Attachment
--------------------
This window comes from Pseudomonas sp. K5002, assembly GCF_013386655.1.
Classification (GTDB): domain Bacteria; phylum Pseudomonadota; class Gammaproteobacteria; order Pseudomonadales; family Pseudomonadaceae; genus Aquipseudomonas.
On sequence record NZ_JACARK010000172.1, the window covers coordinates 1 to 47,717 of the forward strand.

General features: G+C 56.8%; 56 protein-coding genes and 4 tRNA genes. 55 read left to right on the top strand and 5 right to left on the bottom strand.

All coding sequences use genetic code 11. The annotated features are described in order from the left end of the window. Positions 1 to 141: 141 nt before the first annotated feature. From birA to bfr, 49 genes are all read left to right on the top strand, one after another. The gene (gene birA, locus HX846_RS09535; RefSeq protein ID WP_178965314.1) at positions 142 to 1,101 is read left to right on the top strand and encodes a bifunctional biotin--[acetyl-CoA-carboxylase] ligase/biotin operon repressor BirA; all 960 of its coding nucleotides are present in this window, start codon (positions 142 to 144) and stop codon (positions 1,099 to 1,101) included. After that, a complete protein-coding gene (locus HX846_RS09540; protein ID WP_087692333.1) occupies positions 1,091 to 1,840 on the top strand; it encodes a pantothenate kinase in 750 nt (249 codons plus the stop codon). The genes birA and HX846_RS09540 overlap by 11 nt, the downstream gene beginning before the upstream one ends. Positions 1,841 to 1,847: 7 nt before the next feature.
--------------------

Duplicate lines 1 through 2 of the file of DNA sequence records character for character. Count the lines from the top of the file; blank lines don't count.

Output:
This window comes from Pseudomonas sp. K5002, assembly GCF_013386655.1.
Classification (GTDB): domain Bacteria; phylum Pseudomonadota; class Gammaproteobacteria; order Pseudomonadales; family Pseudomonadaceae; genus Aquipseudomonas.